Preparing castings and forgings ready for the subsequent processing steps presents some of the toughest surface finishing challenges. Shot blasting machines can handle all of these tasks from removing residual sand, casting shells, flashing, die marks, or scale.
Whether cast iron, steel, stainless steel, super alloys, titanium, aluminum, zinc, or magnesium, the comprehensive portfolio of Rosler blasting systems for the forge and foundry industries can develop the optimal process for any requirement.
Principle & Popularity
Shot blasting is an essential part of most forge and foundry operations and has been used since the late 1800s. This specialized surface finishing process throws small metal (or mineral) pellets, called blast media, onto the surface of a work piece at incredibly high speeds, ranging from 200-800 feet per second.
The impact on the work pieces is what blasts the contaminants from the parts and produces the desired surface finishing effect.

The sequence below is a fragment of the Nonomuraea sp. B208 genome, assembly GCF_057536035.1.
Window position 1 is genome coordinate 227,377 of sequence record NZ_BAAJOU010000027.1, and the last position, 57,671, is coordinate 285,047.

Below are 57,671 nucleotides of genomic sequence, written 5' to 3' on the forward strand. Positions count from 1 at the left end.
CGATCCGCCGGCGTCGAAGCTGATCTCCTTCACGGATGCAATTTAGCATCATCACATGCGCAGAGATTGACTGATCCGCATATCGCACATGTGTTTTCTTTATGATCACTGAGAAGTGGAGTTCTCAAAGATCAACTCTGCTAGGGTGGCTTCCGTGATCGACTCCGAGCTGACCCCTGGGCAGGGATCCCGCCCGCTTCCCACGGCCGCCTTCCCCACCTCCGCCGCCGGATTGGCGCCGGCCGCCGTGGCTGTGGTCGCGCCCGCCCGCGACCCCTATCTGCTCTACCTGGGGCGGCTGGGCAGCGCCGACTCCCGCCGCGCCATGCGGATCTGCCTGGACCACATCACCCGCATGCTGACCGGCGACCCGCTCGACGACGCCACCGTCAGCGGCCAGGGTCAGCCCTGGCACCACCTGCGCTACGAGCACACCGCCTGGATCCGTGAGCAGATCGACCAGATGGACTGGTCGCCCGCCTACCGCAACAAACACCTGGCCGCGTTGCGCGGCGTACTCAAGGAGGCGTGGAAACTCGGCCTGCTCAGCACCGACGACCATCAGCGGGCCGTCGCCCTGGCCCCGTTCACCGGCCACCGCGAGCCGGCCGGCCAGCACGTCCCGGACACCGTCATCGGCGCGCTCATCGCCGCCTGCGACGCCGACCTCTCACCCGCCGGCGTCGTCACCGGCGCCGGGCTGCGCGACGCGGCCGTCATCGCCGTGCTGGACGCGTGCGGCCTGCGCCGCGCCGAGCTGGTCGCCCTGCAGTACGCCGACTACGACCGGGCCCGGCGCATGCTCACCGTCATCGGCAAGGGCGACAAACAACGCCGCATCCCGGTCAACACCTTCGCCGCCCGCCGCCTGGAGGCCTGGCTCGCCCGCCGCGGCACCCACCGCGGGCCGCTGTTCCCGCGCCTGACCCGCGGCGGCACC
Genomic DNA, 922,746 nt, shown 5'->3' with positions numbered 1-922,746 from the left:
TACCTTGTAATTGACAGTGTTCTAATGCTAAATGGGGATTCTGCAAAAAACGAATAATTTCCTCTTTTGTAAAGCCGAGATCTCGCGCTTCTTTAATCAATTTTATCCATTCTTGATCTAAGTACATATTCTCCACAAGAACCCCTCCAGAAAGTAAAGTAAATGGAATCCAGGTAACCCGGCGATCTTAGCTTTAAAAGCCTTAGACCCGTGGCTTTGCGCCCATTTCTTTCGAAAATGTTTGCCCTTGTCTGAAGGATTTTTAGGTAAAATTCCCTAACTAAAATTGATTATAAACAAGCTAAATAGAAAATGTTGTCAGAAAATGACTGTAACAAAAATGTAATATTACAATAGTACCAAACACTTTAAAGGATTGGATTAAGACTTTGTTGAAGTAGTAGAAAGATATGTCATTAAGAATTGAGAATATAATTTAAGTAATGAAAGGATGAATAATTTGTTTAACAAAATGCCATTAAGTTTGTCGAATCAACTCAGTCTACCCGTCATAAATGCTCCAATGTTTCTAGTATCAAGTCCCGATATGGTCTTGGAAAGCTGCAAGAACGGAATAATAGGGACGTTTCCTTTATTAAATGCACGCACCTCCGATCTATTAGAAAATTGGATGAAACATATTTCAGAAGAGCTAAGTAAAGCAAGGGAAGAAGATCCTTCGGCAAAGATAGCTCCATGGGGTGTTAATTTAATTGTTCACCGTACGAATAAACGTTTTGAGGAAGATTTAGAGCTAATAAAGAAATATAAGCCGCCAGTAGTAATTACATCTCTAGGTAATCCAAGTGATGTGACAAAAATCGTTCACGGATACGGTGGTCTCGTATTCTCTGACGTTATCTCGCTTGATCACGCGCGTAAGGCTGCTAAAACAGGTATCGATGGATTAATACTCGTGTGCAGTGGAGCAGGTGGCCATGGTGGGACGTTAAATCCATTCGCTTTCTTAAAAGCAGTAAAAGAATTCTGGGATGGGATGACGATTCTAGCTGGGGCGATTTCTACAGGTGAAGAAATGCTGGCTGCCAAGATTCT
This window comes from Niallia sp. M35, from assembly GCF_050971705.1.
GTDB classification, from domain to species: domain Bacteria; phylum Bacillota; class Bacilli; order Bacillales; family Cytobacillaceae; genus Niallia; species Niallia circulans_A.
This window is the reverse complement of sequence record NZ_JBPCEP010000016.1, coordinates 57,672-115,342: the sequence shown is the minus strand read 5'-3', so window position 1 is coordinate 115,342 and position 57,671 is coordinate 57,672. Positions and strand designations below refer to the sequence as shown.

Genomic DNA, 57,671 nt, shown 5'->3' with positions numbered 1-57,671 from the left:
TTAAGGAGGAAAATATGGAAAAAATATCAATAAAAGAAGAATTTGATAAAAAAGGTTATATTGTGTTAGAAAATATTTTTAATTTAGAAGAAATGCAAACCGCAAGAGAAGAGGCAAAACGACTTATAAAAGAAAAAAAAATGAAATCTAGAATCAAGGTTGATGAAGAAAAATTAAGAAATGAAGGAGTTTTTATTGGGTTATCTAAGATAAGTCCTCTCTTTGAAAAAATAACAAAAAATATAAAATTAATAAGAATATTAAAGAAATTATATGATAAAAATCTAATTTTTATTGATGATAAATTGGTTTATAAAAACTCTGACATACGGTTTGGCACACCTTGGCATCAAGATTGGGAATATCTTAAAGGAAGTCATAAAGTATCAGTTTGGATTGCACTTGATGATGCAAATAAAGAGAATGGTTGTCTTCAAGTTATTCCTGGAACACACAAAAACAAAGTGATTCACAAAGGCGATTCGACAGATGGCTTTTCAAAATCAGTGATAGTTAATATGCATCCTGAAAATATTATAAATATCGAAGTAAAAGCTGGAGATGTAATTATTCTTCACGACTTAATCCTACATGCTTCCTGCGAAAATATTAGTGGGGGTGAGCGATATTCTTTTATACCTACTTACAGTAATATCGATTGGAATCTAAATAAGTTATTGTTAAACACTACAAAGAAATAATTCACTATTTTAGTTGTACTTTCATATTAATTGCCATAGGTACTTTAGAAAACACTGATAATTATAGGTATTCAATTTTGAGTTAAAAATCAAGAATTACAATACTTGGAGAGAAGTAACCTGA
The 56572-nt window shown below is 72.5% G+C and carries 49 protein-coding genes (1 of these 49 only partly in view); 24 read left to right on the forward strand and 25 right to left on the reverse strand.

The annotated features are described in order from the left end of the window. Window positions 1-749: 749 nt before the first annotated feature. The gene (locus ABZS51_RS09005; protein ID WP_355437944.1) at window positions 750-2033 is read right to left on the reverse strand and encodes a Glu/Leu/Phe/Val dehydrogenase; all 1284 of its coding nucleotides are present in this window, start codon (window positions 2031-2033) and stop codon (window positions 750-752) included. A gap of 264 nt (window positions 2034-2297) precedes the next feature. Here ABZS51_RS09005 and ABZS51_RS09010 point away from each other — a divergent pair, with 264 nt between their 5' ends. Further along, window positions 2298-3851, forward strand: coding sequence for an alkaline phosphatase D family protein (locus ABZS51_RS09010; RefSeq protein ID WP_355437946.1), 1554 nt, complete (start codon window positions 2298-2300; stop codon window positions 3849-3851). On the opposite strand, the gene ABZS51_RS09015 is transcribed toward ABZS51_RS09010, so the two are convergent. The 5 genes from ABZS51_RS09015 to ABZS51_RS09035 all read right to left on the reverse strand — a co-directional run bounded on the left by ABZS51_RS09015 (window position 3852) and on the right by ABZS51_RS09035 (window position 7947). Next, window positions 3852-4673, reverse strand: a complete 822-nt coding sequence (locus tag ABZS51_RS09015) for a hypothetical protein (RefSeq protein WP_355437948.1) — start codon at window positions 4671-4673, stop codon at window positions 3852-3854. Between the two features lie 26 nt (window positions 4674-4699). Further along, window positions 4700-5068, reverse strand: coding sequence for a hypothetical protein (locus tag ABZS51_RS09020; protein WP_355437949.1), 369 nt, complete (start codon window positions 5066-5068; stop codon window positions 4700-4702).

When properly applied prior to finishing, blasting achieves three key aspects of the finishing process, including:
- De-sanding and descaling surfaces.
- Creating a uniform texture on the part and blending the surface.
- Enhancing paint adhesion.
Selection of the optimal shot blasting system for cast and forged work pieces depends on the production method and flow as well as the material, type, quantity, and size of the pieces in need of processing.
Types of Blasting Systems
When it comes to the two most important surface treatment fields, namely mass finishing and shot blasting, Rosler is the only equipment supplier in the world that can offer both.
Shot blast machines are typically categorized by the transport system. This allows the parts to move through the blast media stream. Depending on the parts, systems are referred to as batch and continuous-flow or tumbling and single piece systems.
Tumbling systems can be used for smaller and less delicate parts that do not damage each other when they touch while being transported through the machine. These systems can be batch or continuous systems; some of our options include:
- Tumble belt blast machines – Mass-produced components, which can be tumbled, are ideal for processing in tumble belt batch machines, no matter what materials they are made from. Anything from small, somewhat delicate die castings to medium-sized forged components can be finished to the highest standard. The batch system can be extended to a fully automatic system with the addition of peripheral loading and unloading equipment.